Skip to main content

On the Record

Editor’s Note: This is the first in an occasional series of conversations with Dr. Randy Woodson, who was named NC State chancellor on Friday, Jan. 8. Woodson comes to NC State from Purdue University, where he served as executive vice president for academic affairs and provost.


Dave Pond, University Communications: What attracted you to the chancellorship at NC State?

NC State chancellor-elect Randy Woodson: This is a great institution. It has a long history and I’ve been aware of it for a long time. Not personally connected to it – that is, I was never a student or a member of the faculty here – but I know a lot of people here. It’s an institution, frankly, that is very similar to my experience and background, and it’s in a part of the country that’s very exciting. So it looked like early on to be the right kind of fit. The more I looked at it and talked with people, and the more they looked at me, it became clear that it was going to be a great fit.

This institution is very strong, and North Carolina’s commitment to higher education, frankly, is among the highest in the country. It was critical for me to know that the Board of Trustees, the president of the university system and the Board of Governors were committed to NC State continuing to be elevated as a nationally and internationally respected university. When the Board made it clear that they really want to see NC State get to the next level of excellence, that was a big selling point for me.


DP: How are NC State and Purdue alike?

RW: They are both land-grant universities with a strong connection to the state, largely through the history of extension, and they have strength in agriculture and engineering and a real commitment to the way they do things. I typically describe as discovery with delivery. In other words, you’re not successful in your research efforts as a university until that research is having an impact in the world. There’s a practical bent and relevancy to the work done at NC State that is very similar to that which is done at Purdue.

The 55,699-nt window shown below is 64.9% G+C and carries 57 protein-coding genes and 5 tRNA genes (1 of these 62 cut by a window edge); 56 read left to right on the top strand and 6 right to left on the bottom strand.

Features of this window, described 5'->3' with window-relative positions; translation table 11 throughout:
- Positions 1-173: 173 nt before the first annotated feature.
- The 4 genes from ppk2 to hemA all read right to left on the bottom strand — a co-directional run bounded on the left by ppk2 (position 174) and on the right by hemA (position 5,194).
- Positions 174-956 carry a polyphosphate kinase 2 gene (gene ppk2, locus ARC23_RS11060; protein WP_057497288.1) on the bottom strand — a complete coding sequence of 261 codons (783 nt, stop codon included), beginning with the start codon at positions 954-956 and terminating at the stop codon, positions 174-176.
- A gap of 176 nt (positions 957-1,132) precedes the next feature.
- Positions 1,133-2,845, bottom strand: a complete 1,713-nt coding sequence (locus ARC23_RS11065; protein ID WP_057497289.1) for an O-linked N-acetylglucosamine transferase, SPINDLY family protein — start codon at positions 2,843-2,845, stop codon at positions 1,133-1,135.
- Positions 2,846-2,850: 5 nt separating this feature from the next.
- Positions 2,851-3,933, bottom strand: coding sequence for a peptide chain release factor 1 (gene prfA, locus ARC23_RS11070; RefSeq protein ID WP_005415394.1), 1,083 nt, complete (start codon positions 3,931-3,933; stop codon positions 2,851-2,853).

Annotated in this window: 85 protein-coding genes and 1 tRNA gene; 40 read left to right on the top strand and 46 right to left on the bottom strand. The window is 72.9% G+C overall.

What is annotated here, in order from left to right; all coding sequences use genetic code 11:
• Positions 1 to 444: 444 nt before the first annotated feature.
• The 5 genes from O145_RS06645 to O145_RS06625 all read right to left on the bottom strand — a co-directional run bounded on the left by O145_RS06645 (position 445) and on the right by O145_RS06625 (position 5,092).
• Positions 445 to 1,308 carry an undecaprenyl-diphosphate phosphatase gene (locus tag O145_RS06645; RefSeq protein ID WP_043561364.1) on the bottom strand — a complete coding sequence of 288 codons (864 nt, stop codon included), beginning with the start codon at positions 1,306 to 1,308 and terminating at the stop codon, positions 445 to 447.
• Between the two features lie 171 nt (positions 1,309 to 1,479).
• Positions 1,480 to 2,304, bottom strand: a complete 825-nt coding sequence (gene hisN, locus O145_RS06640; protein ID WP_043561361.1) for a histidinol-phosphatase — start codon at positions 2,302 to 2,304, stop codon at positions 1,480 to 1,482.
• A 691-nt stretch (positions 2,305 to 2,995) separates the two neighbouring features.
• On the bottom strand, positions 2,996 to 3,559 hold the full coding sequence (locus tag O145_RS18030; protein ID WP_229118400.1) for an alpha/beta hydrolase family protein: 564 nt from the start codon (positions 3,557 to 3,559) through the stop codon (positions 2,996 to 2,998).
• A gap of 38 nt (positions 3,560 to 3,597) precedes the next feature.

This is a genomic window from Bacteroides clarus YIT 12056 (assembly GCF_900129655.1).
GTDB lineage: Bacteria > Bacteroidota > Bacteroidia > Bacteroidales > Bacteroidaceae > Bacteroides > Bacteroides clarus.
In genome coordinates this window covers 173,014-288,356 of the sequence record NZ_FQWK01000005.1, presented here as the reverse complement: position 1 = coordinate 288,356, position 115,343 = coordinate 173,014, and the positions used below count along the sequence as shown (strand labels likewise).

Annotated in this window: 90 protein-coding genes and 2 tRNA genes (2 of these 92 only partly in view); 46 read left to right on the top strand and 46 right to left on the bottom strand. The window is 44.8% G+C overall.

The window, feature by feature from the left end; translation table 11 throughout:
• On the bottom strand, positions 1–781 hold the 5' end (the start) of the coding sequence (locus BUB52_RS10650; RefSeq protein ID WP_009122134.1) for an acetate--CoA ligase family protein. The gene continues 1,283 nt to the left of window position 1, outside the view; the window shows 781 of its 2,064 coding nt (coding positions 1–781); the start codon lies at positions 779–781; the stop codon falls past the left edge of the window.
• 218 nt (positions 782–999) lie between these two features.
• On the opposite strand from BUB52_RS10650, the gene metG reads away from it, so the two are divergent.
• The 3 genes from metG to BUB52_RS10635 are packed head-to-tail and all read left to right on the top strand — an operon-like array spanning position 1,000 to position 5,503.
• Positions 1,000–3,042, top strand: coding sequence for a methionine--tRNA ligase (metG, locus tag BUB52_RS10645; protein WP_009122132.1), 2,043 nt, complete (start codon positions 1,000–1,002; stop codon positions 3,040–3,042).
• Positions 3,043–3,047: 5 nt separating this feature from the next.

Also, there’s the work ethic of our student body. I know about the students here, and as I think about them in comparison to Purdue, they are outstanding students who are very focused on getting the educational job done.


DP: What do you consider your professional and personal strengths as they pertain to your new position as chancellor?

RW: I believe I am an effective communicator who is extremely effective in building consensus – working across competing interests to bring people together to come to common ground. One of the reasons I’m very interested in moving into this job at this point in my career is because I feel like my strength lies not just in academic experience, but in the ability to work with a lot of different constituents. I really enjoy working the political process, working with alumni, working with friends of the university and working with faculty and staff. The role of the provost is more about the university itself – it’s more insular – so the chancellorship affords you the opportunity to move beyond that.


DP: Finally, what do you feel is a chancellor’s role is as it pertains to interactions with students on campus?

RW: The chancellor has to be a visible and effective leader to the students. I’m not sure how that’s been done in the past, so I don’t want to suggest it hasn’t been done, but for example, building leadership among the students is a critical role that the chancellor can play. Building leadership among the students, being visible at student functions and events and simply being a spokesperson for the university are all critical roles that the chancellor can play.

The students want to be engaged with the university, and they want to know who their chancellor is.